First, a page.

Mitt Romney Is Wrong On Defense Department Cuts

By | October 26, 2012

Mitt Romney has made the prevention of President Barack Obama’s sequestration plan one of his primary campaign talking points. He’s probably done this for two reasons: it plays well with voters in Virginia and veterans, but it also helps with those who want the U.S. to have the strongest military possible.

There’s nothing wrong with the U.S. having a strong military; the Constitution says the country must be able to defend its borders. However, the country is dealing with $16-trillion in debt which means some cuts have to happen. It’s here where Romney is wrong on an increase in defense spending.

For the sake of America’s financial future, there have to be cuts to defense and changes to how the Pentagon doles out cash. Utah Congressman Jason Chaffetz wants the State Department to start prioritizing spending. The Defense Department needs to do this as well. The way to figure this out is through Senator Rand Paul’s suggested audit of the Pentagon.

The best example of how wasteful the Pentagon can be is a look at military auctions websites. Listings include a stroller, weights, a driving simulator, a Piper Arrow IV aircraft, a Vantage Motor Scooter and a 1978 Corvette. The weights make sense because soldiers need to be in shape. The driver simulator makes sense as well, because it’s cheaper to use a simulator than wreck a vehicle. But having a motor scooter or a Corvette in our military inventory makes zero sense whatsoever. Here is where cuts help the military prioritize spending and eliminate waste.

There can also be reforms into how military contracts are handed out. Citizens Against Government Waste has done an excellent job at pointing out some of the problems, including analysis on defense issues (anyone remember the $640 toilet seat?).

Just because spending cuts happen doesn’t mean the U.S. military can’t recoup some of the money lost. The simplest way is to go through some of the surplus warehouses, find things which are valuable and sell them. Michelle Ray has told the story of how someone she knows made a 200% profit minimum by stripping the copper from spools of wire and selling it. If private citizens can do this, why can’t the military?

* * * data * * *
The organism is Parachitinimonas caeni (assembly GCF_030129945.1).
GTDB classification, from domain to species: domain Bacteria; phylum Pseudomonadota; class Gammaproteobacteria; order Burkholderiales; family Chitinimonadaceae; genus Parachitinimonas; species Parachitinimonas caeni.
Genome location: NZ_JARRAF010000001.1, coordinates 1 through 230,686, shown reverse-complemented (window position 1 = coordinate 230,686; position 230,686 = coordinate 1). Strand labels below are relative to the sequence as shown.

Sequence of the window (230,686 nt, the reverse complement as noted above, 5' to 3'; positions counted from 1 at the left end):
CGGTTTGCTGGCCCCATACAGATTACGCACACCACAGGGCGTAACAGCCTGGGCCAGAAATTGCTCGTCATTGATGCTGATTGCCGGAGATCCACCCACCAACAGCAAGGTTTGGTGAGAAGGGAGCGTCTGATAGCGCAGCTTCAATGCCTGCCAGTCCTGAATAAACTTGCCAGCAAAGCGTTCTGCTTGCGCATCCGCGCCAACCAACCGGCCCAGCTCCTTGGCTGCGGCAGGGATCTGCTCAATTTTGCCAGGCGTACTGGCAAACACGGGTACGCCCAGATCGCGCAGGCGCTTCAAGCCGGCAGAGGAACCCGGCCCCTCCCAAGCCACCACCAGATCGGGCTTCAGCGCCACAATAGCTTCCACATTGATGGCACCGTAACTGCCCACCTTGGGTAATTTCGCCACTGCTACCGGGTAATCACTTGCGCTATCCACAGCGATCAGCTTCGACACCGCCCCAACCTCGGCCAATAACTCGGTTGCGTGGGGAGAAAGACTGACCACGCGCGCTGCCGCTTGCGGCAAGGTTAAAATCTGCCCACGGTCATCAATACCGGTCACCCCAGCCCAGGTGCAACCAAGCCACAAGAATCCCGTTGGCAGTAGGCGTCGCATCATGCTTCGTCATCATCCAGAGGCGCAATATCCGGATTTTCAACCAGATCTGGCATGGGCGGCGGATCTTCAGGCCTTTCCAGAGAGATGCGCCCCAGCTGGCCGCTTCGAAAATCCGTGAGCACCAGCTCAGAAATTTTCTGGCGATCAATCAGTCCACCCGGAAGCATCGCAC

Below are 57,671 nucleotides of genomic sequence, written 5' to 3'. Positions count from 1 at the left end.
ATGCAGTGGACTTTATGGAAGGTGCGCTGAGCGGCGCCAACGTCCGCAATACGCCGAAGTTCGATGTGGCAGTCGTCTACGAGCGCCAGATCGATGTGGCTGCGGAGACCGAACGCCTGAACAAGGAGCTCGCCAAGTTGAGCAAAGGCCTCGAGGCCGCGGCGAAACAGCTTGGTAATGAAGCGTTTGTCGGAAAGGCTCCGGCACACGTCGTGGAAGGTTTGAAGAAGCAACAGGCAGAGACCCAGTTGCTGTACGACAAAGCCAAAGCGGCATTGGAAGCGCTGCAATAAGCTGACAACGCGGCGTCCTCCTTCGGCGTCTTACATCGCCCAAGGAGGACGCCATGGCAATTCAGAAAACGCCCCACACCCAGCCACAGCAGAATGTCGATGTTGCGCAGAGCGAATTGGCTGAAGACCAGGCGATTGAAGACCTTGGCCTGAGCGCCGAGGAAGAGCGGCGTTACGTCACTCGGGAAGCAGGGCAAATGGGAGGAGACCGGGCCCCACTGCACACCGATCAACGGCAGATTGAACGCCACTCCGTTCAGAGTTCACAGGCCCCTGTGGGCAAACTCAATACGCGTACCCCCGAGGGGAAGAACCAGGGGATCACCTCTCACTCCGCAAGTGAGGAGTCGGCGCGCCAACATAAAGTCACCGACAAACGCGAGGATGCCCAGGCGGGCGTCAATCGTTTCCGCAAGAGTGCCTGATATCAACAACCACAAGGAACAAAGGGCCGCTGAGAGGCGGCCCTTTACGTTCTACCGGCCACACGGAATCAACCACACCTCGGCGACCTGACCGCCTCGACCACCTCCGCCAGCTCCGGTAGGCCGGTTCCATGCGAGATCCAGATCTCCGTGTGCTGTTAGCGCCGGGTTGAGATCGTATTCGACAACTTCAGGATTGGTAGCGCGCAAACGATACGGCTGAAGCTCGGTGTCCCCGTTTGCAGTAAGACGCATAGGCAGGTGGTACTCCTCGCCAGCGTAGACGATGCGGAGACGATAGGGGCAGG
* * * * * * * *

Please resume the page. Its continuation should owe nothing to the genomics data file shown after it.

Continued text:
The military could also save money by selling aircraft and weapons it doesn’t use. Obviously there are concerns about Iran getting a hold of some technology; however, completely scrapping the entire F-14 Tomcat fleet in 2006 makes zero sense. The sale of the airplanes to Israel or Brazil or Taiwan would help offset some of the cuts. A similar solution could be devised for our fleet at sea.

Military cuts don’t have to mean gutting the armed forces. Senator Pat Toomey has proposed a plan which reduces spending in all areas and yet still makes sure the military is strong. A strong military ensures the country can defend itself from foreign threats the natural borders with the Atlantic and Pacific oceans can’t. It also makes sure our bases and embassies across the globe are protected from threats.

But as former Joint Chief of Staff chair Admiral Mike Mullen has said, the national debt is the greatest threat the U.S. has. Spending and the growth of government need to be stopped.

This means no sacred cows. Not if there’s going to be a financial future for the U.S.

**A CDN reader sent us a response to this article in which he disagreed with the author – you can see the response HERE.

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